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What's the most stressful, highest stakes, pressure inducing job in audio?

My guess:

Grammy awardee music playback engineer. This cat has to listen to the person at the podium in the Staples Center read off the winner's name and has to instantly with no delay start the playback of that artist's song that won. If you slip or hit the wrong track - ouch. Oh, and by the way, they keep the winners confidential until they are read from those little envelopes, so no rehearsal or list of awardees for you. No pressure!

"The winner is... Taylor Swift!!"

PA: "We gonna sip bacardi like its ya birfday..."

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Haha, got a picture in my head of that guy supposed to play something Celine Dion but accidentally playing Merzbow or Brighter Death Now (non-tonal noise-music) instead... The horror! The horror!! :-) –  Christian van Caine Nov 15 '11 at 5:51
    
lol . –  Utopia Nov 15 '11 at 6:15
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5 Answers 5

The fellas who aren't getting paid often enough yet!

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I used to work as an audio assistant on a live to air morning news/variety show, and i have massive respect for the audio directors there. They have to deal with:

  • a rolling schedule that stops for nobody
  • various audio sources (satellite feeds, hybrid boxes, studio mics, tape playback) - all of which can, and do, drop out at the worst possible moment
  • a 5:00 am start and a 9:00am finish - during which they can maybe get away for a single 2 minute toilet break
  • a noisy control room where you have to yell to be heard
  • on air talent who aren't really sure how to work their IFB receivers
  • directors who ask for random music tracks with no advance notice

It's not as high stakes as the Grammys button press, it's more like a marathon of pressure.

Hats off to TV audio directors!

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I worked as vacation relief for the Audio Mixers on ESPN's Around the Horn and PTI for about a year. 3pm call, 5pm satellite feed. Separate audio control room, predictable format/sources, ability to punch in changes after the fact. That was stressful enough for me, I can't begin to fathom the pressure of live to air. –  Steve Urban Nov 15 '11 at 20:21
    
@Steve I wish I could mix PTI. I love that show. Must be fun (and at the same time as you say, hair-raising). –  Utopia Nov 24 '11 at 6:47
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Rerecording mixers on big budget studio film gets my vote! When you look around the room during a playback & count up the hourly rates (director, producer, entourage, editor, compsoer, mixers, sound editors & support crew plus the dub stage) and then consider the deadlines that EVERYTHING is based on, then think about how its technically a VERY demanding job, but even more importantly it is an incredibly creative, intuitive job... Its like these guys fly to the moon and back every other week, without breaking a sweat... And when that deadline is imminent & VERY late picture changes/VFX updates are occurring constantly.... And despite the fact they haven't seen their families for weeks, maybe months, or slept properly for weeks, they make it all seem effortless - nothing is a problem.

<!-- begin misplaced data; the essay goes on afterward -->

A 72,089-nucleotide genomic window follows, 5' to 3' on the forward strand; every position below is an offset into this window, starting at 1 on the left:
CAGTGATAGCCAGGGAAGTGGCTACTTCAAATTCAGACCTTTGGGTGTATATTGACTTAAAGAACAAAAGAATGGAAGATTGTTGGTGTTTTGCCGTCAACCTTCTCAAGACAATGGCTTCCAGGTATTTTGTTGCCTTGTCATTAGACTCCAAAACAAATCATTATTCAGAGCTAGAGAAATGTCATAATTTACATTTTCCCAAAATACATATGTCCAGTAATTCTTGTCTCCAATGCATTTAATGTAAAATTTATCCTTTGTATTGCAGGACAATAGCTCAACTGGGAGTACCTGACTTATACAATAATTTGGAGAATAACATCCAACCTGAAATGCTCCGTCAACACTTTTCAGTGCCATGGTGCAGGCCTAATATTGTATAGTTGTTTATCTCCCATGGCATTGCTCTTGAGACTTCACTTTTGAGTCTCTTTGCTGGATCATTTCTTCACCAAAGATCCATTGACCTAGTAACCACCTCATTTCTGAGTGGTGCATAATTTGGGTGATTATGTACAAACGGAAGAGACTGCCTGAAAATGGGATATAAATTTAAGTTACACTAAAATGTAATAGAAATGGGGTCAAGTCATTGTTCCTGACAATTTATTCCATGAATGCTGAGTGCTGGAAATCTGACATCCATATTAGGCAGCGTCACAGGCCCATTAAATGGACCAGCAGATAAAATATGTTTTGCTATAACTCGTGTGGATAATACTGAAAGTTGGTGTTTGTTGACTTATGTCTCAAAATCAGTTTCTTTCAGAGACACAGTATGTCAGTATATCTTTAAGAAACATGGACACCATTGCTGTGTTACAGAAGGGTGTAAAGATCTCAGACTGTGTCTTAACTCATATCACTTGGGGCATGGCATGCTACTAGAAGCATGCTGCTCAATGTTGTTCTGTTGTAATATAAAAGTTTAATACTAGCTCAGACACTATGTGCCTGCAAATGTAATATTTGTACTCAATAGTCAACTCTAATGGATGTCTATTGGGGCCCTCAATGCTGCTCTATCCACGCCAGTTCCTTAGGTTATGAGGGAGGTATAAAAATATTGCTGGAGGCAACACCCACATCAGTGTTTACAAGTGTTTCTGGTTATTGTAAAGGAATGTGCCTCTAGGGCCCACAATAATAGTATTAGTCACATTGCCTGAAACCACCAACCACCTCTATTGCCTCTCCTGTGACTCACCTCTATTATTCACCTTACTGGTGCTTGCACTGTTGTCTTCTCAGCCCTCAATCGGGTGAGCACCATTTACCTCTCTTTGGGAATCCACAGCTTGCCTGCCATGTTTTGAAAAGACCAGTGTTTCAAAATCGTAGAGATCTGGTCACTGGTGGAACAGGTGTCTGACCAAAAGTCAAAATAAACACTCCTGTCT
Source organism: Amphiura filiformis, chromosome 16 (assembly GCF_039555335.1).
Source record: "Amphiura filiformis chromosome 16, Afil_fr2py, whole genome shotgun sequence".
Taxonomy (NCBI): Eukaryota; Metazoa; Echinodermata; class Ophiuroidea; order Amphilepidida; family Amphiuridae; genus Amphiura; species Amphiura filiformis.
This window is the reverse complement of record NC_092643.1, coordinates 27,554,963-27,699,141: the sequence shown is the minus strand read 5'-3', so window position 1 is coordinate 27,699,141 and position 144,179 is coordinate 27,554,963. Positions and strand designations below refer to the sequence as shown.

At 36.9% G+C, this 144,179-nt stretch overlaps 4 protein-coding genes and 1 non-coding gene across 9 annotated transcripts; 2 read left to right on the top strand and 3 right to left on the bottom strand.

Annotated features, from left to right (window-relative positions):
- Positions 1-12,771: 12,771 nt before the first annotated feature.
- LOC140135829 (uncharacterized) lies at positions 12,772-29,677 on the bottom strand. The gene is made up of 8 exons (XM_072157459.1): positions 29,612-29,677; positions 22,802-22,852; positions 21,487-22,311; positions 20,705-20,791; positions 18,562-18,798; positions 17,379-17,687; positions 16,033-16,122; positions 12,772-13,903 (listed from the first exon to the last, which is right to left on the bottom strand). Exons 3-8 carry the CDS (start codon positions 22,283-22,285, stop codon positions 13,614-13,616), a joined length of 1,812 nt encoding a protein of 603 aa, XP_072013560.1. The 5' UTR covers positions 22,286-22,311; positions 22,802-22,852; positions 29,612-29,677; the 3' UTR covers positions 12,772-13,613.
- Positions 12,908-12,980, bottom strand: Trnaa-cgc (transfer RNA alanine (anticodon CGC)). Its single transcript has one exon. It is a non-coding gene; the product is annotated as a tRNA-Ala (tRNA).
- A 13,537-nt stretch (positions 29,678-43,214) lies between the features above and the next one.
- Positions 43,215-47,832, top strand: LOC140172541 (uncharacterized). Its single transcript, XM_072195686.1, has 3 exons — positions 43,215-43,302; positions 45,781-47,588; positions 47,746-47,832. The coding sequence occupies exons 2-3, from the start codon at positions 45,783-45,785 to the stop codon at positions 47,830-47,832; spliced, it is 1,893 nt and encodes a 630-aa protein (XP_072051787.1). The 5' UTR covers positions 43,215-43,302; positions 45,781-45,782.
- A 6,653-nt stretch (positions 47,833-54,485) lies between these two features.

Hats off...

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Yeah - that is a tough job. Never really thought of it that way. Nice one! –  Utopia Nov 17 '11 at 17:35
    
Very well put. When you lay out all the factors involved like that and then consider the mixers' considerable grace under pressure...wow. Pretty awe-inspiring. –  Tyler Nov 17 '11 at 21:57
    
Yeah, and then take all of that and realize that most of them travel from dub stage to dub stage and don't have a week to fax check all inputs and outputs on the board and they are relying on the sound designers and pre-mixers to have done their job... Wow. –  Utopia Nov 19 '11 at 4:27
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Production rental mixers or house mixers in live concert venues.
You are mixing a different show each night, for large crowds, often with only a short sound-check to introduce you to the band.

You have just met them a few hours ago, the entire sound check has been spent getting the monitor mix right, and you only have had a few minutes with the full band to rough-in a house mix.

You've never heard these guys before, just got the set list a few minutes ago, and the show is about to start. There are no retakes, no re-shoots, and no post-production. You have to get it right the first time, 'cause it is the only time.

Then you do it all over again, the next night, with a new band.

The only thing higher-pressure that I can think of would be FESTIVAL live mixer, who is doing all of this with minutes of turnover time.

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Haha! I've never considered that before but I believe you're right!

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